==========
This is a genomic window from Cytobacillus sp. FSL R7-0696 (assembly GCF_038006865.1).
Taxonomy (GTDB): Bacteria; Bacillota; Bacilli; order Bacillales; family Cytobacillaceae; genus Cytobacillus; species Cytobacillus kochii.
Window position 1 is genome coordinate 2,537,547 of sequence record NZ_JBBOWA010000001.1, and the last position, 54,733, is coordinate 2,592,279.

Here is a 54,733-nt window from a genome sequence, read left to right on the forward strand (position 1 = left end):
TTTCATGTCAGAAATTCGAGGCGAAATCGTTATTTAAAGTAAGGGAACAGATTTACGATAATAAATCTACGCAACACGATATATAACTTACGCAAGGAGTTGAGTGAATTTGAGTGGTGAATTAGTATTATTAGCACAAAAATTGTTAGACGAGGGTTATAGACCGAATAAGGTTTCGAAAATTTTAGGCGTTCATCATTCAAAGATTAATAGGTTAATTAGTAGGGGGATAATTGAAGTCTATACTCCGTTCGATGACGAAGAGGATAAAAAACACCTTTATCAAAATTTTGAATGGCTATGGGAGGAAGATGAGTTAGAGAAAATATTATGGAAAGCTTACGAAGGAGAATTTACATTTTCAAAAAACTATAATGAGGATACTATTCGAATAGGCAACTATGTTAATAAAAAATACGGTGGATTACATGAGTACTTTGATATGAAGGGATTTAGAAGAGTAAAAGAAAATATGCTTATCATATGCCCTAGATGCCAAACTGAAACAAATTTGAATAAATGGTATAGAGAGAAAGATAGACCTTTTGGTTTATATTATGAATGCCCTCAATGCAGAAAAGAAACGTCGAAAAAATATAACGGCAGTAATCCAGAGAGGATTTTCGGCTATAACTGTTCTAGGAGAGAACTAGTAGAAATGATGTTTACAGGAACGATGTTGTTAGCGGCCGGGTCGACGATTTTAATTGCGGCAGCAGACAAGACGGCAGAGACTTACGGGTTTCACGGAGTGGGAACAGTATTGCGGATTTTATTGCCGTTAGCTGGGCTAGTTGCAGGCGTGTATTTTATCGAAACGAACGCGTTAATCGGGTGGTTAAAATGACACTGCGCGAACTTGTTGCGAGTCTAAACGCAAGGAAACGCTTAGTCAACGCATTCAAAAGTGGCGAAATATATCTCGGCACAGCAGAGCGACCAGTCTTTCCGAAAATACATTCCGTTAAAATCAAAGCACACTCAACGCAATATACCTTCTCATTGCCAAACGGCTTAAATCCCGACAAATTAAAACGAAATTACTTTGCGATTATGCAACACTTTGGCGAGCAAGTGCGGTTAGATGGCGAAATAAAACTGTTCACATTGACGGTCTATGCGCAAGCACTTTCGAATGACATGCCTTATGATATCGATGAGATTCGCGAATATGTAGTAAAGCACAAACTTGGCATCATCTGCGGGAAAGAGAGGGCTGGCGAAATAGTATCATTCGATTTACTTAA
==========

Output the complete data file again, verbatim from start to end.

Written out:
This is a genomic window from Cytobacillus sp. FSL R7-0696 (assembly GCF_038006865.1).
Taxonomy (GTDB): Bacteria; Bacillota; Bacilli; order Bacillales; family Cytobacillaceae; genus Cytobacillus; species Cytobacillus kochii.
Window position 1 is genome coordinate 2,537,547 of sequence record NZ_JBBOWA010000001.1, and the last position, 54,733, is coordinate 2,592,279.

Here is a 54,733-nt window from a genome sequence, read left to right on the forward strand (position 1 = left end):
TTTCATGTCAGAAATTCGAGGCGAAATCGTTATTTAAAGTAAGGGAACAGATTTACGATAATAAATCTACGCAACACGATATATAACTTACGCAAGGAGTTGAGTGAATTTGAGTGGTGAATTAGTATTATTAGCACAAAAATTGTTAGACGAGGGTTATAGACCGAATAAGGTTTCGAAAATTTTAGGCGTTCATCATTCAAAGATTAATAGGTTAATTAGTAGGGGGATAATTGAAGTCTATACTCCGTTCGATGACGAAGAGGATAAAAAACACCTTTATCAAAATTTTGAATGGCTATGGGAGGAAGATGAGTTAGAGAAAATATTATGGAAAGCTTACGAAGGAGAATTTACATTTTCAAAAAACTATAATGAGGATACTATTCGAATAGGCAACTATGTTAATAAAAAATACGGTGGATTACATGAGTACTTTGATATGAAGGGATTTAGAAGAGTAAAAGAAAATATGCTTATCATATGCCCTAGATGCCAAACTGAAACAAATTTGAATAAATGGTATAGAGAGAAAGATAGACCTTTTGGTTTATATTATGAATGCCCTCAATGCAGAAAAGAAACGTCGAAAAAATATAACGGCAGTAATCCAGAGAGGATTTTCGGCTATAACTGTTCTAGGAGAGAACTAGTAGAAATGATGTTTACAGGAACGATGTTGTTAGCGGCCGGGTCGACGATTTTAATTGCGGCAGCAGACAAGACGGCAGAGACTTACGGGTTTCACGGAGTGGGAACAGTATTGCGGATTTTATTGCCGTTAGCTGGGCTAGTTGCAGGCGTGTATTTTATCGAAACGAACGCGTTAATCGGGTGGTTAAAATGACACTGCGCGAACTTGTTGCGAGTCTAAACGCAAGGAAACGCTTAGTCAACGCATTCAAAAGTGGCGAAATATATCTCGGCACAGCAGAGCGACCAGTCTTTCCGAAAATACATTCCGTTAAAATCAAAGCACACTCAACGCAATATACCTTCTCATTGCCAAACGGCTTAAATCCCGACAAATTAAAACGAAATTACTTTGCGATTATGCAACACTTTGGCGAGCAAGTGCGGTTAGATGGCGAAATAAAACTGTTCACATTGACGGTCTATGCGCAAGCACTTTCGAATGACATGCCTTATGATATCGATGAGATTCGCGAATATGTAGTAAAGCACAAACTTGGCATCATCTGCGGGAAAGAGAGGGCTGGCGAAATAGTATCATTCGATTTACTTAA